chimes.sum2013.web0729 - page 15

By Rachel Howard
T
his January marked the 27th year of
the Martin Luther King Jr. Annual
Pulpit Exchange between Third Bap-
tist Church and the Congregation Emanu-
El of San Francisco. The two congregations
come together each year to celebrate King’s
life and legacy through the interfaith ex-
change. A pastor from Third Baptist partici-
pates in Emanu-El’s Friday Shabbat service,
and a rabbi from Emanu-El helps lead the
Sunday worship service at Third Baptist.
San Francisco Theological Seminary stu-
dent Renard D. Allen Jr., a fourth-generation
preacher, gave the sermon at Emanu-El’s
Shabbat service. Titled “Blueprint for Better
Days,” his sermon was inspired by Jeremiah’s
message to the children of Israel while in ex-
ile in Babylon and by King’s words about in-
tegration. “The prophet Jeremiah…tells [the
children of Israel] not to expect to return to
the old land right away, but to build houses,
plant vineyards, have children, marry; God
says ‘I have a plan for you,’” Allen said. He
drew parallels with King’s message encourag-
ing communities to take ownership of their
land by becoming a part of it.
Allen saw in King’s words what he called
a blueprint for better days. “And the blueprint
essentially is to make good of the American
Dream for ourselves,” he said. “But we must
go beyond building houses…we must seek the
welfare of America as a whole and always trust
God for the unveiling of a blessed and bright
future.”
The Baptist and Jewish congregations are
connected year-round through their work
with Back on Track, a nonprofit that pro-
vides one-on-one tutoring to K-12 students
throughout San Francisco. Since its inception
more than 25 years ago, the organization has
provided tutoring for more than 2,000 stu-
dents, many of whom have continued on to
college and graduate school. Allen serves as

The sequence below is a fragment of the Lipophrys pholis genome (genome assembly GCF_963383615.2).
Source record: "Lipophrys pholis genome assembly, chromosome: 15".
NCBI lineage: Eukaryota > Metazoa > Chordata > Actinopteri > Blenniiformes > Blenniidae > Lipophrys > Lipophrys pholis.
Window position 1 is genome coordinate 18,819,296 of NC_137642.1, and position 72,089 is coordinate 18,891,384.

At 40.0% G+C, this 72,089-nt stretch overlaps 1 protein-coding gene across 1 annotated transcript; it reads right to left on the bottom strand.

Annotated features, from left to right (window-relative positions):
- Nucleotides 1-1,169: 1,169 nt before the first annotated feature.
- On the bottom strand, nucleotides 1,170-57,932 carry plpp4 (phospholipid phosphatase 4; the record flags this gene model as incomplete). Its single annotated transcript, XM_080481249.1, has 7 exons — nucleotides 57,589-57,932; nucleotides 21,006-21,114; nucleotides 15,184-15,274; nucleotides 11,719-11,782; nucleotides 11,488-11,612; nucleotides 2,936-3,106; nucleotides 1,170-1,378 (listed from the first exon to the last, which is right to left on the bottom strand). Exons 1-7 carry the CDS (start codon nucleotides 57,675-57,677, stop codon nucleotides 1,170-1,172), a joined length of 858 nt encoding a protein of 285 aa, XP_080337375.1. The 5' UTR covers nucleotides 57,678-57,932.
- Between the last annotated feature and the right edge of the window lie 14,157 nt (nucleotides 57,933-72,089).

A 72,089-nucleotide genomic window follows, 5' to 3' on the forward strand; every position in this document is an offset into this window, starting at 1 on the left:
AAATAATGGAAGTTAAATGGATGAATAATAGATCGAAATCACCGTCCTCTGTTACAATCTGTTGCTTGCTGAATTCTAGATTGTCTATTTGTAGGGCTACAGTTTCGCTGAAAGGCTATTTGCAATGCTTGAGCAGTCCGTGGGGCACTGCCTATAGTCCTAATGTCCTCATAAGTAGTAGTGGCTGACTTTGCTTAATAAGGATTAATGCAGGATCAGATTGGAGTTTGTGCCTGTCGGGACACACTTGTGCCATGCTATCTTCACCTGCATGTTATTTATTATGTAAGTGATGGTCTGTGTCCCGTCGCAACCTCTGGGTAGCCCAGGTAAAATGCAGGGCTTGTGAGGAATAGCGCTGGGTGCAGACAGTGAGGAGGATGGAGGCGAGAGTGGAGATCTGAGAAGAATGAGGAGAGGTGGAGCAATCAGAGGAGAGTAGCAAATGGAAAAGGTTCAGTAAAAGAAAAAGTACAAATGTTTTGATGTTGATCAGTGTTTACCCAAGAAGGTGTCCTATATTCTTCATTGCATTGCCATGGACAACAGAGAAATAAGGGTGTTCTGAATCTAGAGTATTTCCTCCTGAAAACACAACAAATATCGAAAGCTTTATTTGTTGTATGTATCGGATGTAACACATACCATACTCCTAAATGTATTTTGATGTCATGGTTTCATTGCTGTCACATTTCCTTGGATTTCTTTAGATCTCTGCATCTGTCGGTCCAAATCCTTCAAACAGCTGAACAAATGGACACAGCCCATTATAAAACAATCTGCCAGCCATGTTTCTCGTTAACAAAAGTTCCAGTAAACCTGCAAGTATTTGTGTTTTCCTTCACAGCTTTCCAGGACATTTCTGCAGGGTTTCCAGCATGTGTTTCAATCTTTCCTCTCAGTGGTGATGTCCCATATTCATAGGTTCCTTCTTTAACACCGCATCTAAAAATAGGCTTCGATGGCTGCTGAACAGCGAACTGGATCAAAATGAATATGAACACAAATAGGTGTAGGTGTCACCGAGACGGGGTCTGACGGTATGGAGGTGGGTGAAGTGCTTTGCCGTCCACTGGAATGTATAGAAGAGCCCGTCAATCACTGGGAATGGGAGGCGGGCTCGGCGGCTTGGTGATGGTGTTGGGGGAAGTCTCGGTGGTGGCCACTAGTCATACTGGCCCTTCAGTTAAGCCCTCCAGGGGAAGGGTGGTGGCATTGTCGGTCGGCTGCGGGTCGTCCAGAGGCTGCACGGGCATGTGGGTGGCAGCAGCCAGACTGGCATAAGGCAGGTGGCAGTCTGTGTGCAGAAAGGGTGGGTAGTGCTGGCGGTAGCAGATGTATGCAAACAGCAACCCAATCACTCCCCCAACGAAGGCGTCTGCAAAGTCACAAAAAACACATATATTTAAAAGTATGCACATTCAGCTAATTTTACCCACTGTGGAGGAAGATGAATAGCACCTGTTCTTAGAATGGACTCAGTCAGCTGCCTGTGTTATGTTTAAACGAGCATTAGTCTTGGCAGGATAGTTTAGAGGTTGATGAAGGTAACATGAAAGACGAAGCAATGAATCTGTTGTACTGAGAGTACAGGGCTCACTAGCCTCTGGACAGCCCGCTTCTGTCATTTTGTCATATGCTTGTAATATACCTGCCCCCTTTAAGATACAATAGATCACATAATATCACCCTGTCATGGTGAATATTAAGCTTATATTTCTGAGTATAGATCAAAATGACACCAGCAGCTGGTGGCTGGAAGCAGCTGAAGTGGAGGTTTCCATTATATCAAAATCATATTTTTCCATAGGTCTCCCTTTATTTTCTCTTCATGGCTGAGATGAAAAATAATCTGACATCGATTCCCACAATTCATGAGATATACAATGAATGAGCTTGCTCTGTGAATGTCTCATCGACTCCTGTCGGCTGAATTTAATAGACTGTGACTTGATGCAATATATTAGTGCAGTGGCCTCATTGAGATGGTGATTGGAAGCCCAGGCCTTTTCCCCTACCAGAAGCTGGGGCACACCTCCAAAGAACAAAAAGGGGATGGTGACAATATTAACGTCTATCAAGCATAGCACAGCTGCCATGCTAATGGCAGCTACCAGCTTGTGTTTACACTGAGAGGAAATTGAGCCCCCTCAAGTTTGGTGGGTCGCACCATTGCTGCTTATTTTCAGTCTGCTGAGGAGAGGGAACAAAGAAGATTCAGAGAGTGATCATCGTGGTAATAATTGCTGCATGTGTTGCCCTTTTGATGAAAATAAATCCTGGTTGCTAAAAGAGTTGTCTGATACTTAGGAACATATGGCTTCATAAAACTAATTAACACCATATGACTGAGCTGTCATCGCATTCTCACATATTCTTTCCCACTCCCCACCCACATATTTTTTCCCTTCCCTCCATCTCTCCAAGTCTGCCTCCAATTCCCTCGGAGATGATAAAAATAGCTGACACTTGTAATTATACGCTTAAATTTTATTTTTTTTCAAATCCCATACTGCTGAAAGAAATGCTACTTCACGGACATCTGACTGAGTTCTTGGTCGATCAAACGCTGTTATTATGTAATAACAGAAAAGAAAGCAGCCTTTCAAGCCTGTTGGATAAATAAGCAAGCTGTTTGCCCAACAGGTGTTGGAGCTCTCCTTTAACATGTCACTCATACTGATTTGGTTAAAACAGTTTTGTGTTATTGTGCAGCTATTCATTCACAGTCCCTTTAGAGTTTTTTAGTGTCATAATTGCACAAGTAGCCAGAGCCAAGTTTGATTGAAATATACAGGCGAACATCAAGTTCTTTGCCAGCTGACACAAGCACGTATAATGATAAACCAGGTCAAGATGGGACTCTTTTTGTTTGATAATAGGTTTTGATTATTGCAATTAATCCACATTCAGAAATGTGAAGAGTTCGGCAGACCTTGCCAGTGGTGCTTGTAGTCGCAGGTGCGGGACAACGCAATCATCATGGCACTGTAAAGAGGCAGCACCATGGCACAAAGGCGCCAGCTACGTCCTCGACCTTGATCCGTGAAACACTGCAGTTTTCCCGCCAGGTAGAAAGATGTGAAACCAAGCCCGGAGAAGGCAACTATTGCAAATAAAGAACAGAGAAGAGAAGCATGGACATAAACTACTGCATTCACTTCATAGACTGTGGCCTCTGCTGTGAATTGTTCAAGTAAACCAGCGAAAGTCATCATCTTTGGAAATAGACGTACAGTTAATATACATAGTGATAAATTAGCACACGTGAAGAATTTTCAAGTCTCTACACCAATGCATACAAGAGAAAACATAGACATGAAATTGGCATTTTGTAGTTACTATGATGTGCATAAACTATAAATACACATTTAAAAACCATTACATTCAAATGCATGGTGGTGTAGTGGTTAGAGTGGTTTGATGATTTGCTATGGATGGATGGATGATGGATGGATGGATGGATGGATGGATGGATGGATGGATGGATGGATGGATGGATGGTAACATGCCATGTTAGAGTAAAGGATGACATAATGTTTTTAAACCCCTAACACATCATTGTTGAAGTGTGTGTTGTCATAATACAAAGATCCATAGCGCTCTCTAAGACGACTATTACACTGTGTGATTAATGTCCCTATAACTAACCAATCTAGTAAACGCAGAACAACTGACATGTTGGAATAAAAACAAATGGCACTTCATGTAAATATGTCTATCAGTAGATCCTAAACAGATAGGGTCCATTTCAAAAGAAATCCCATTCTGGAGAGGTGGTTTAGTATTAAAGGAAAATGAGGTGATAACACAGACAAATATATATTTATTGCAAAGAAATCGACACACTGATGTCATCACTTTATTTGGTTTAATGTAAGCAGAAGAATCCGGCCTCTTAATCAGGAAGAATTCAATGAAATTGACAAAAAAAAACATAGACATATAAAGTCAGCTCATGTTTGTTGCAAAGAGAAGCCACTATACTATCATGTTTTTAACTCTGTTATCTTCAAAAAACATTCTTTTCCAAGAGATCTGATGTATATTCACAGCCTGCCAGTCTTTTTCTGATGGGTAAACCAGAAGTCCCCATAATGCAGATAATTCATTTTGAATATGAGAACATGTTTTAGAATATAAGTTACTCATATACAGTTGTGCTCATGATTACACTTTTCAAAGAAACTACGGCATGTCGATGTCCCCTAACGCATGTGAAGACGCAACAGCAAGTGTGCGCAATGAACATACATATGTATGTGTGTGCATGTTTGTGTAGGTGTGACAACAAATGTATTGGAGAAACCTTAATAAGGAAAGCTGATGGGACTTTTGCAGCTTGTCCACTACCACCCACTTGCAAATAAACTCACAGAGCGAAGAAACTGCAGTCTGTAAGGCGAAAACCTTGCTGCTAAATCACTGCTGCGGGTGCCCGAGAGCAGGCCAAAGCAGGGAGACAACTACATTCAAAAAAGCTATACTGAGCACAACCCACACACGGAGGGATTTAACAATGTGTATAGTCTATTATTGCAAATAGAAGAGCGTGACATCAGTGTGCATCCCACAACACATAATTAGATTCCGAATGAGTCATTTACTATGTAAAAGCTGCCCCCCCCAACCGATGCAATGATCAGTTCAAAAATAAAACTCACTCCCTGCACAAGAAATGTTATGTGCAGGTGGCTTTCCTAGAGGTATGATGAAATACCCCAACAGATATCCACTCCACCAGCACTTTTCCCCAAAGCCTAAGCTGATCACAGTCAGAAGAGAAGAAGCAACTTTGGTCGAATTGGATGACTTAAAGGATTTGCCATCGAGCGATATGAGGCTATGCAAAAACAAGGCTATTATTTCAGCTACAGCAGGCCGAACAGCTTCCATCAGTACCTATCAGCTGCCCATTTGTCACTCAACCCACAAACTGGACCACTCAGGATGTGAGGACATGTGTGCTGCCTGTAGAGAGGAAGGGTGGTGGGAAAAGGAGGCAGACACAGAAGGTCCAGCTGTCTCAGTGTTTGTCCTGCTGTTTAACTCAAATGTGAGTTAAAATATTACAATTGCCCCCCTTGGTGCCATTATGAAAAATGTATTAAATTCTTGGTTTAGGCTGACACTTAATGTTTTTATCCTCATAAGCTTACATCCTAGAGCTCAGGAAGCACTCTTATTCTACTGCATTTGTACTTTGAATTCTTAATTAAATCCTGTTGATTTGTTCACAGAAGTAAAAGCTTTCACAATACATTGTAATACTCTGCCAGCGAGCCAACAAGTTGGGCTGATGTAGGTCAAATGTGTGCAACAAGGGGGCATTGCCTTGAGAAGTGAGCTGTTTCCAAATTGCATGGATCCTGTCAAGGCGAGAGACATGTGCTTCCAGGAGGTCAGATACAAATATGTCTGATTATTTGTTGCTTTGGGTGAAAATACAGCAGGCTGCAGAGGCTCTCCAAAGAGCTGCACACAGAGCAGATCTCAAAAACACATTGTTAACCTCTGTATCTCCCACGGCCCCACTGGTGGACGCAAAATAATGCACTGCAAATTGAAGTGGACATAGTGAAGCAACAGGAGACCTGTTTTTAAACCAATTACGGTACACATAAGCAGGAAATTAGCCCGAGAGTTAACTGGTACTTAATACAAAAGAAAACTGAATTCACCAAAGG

the nonprofit’s executive director in addition
to studying to earn his M.Div.
Allen says King’s “mysterious influence
in absentia” has had a big impact on his
life. At the age of 12, while other children
were learning snippets of King’s “I Have a
Dream” speech, Allen committed the entire
speech to memory. A native of Houston,
Allen left Texas to attend Morehouse Col-
lege in Atlanta, King’s alma mater. When
Allen returned to Morehouse a year after
graduation to hear a friend’s sermon, he met
Amos Brown, senior pastor of Third Bap-
tist Church in San Francisco. As a result of
this chance meeting, Brown invited Allen
to come to San Francisco to work under his
direction at Third Baptist.
The opportunity to work with Brown
while gaining field experience and continu-
ing his education is what ultimately drew
Allen to SFTS. He has become adept at
dividing his time between student life and
serving as an executive director and is grate-
ful for the chance to balance so many differ-
ent activities. As Allen sees it, “When you’re
serving in an underserved community, you
have to sometimes balance many things, so
[having this many activities in my life] has
been good practice.” He looks forward to
continuing his work with Brown and Back
on Track after he graduates.
9
Rachel Howard is an SFTS communications associate.
Martin Luther King Jr.
annual pulpit exchange
“We must seek
the welfare of
America as a
whole and
always trust
God for the
unveiling of
a blessed and
bright future.”
— Renard D.
Allen Jr.
(M.Div. Senior)
SFTS CHIMES | Summer 2013
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